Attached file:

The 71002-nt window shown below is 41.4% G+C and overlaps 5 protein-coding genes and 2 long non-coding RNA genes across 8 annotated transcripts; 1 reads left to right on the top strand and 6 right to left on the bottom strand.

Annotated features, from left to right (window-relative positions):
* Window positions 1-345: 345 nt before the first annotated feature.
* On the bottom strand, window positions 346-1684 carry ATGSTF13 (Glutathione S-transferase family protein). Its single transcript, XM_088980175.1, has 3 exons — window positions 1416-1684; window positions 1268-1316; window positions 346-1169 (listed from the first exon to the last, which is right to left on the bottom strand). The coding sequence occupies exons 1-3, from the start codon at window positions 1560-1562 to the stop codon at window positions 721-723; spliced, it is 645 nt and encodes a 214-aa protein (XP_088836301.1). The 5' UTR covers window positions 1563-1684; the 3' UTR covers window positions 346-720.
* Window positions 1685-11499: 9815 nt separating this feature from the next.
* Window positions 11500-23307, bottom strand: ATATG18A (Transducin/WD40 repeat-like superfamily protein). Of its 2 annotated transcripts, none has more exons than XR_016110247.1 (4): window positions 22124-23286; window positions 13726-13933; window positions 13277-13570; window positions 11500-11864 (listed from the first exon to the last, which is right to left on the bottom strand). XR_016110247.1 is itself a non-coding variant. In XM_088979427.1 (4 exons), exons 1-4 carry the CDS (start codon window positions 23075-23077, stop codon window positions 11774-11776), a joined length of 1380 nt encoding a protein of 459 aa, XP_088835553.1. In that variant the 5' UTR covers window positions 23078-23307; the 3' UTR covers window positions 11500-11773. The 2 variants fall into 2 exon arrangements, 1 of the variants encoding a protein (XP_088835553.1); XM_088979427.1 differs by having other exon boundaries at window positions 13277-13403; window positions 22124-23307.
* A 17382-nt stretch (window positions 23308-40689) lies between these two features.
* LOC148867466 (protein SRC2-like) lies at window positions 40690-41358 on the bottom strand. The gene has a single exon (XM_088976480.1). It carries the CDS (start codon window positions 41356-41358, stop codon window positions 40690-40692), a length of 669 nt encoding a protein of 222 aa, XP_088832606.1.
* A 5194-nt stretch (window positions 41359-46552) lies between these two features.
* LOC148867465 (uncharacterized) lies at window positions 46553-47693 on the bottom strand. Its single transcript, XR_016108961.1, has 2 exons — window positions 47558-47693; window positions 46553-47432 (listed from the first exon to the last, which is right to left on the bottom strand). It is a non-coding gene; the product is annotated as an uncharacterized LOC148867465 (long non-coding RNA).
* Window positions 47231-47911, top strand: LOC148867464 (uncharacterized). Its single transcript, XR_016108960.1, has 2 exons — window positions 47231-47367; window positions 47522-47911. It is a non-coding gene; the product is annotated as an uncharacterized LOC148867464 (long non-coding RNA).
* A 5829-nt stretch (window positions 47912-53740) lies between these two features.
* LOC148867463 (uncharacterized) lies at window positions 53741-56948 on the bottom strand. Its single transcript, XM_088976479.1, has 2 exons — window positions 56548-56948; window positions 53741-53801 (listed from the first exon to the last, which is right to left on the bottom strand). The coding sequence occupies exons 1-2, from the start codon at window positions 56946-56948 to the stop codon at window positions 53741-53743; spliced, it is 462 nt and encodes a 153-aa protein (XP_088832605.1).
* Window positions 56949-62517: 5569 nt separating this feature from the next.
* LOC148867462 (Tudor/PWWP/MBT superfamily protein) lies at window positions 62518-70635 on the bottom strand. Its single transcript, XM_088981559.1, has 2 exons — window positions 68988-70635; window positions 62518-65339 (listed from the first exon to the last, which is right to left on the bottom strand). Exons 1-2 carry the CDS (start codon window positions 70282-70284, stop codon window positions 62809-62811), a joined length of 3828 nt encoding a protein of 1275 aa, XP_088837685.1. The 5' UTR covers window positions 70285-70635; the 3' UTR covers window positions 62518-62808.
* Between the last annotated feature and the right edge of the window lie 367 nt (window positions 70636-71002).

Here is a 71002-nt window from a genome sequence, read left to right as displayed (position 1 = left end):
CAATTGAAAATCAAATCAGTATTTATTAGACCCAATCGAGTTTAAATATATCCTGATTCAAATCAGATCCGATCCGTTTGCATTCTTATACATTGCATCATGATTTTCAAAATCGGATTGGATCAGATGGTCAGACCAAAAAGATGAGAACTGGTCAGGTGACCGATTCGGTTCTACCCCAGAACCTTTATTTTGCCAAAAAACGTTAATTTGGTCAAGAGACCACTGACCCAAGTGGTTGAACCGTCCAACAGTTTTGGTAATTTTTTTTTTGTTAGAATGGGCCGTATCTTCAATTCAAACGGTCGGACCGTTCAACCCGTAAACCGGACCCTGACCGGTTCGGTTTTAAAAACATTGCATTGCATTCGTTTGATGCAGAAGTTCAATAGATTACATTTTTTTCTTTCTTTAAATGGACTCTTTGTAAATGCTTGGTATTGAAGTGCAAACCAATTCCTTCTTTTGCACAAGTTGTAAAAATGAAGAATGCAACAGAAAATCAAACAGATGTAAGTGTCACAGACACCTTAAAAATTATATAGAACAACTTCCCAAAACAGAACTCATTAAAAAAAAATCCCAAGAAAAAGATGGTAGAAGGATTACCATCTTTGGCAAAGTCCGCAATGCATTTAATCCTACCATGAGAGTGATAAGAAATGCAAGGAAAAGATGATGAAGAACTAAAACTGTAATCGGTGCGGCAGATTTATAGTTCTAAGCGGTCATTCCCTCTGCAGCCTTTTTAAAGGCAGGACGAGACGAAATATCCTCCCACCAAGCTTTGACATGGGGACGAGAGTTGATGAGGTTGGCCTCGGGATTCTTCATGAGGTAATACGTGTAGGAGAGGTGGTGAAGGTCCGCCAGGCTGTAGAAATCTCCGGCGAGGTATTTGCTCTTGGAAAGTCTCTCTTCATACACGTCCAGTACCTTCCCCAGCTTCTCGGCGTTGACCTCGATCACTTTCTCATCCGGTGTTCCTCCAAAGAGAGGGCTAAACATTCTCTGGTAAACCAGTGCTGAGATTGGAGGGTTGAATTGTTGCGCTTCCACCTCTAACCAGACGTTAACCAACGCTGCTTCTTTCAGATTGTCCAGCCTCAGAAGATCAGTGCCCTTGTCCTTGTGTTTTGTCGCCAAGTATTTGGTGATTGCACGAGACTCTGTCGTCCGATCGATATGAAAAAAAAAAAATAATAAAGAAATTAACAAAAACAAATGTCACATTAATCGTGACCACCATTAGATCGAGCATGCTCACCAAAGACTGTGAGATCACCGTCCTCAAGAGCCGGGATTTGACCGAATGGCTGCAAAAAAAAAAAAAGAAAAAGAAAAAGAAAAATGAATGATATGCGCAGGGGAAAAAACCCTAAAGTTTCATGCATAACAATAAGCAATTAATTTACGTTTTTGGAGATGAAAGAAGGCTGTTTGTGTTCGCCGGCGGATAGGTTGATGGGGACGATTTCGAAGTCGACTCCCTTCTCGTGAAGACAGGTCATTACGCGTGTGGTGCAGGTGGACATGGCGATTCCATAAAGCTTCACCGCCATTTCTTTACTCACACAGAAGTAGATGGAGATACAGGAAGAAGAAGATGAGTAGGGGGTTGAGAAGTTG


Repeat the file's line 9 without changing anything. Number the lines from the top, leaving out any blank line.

* A 5194-nt stretch (window positions 41359-46552) lies between these two features.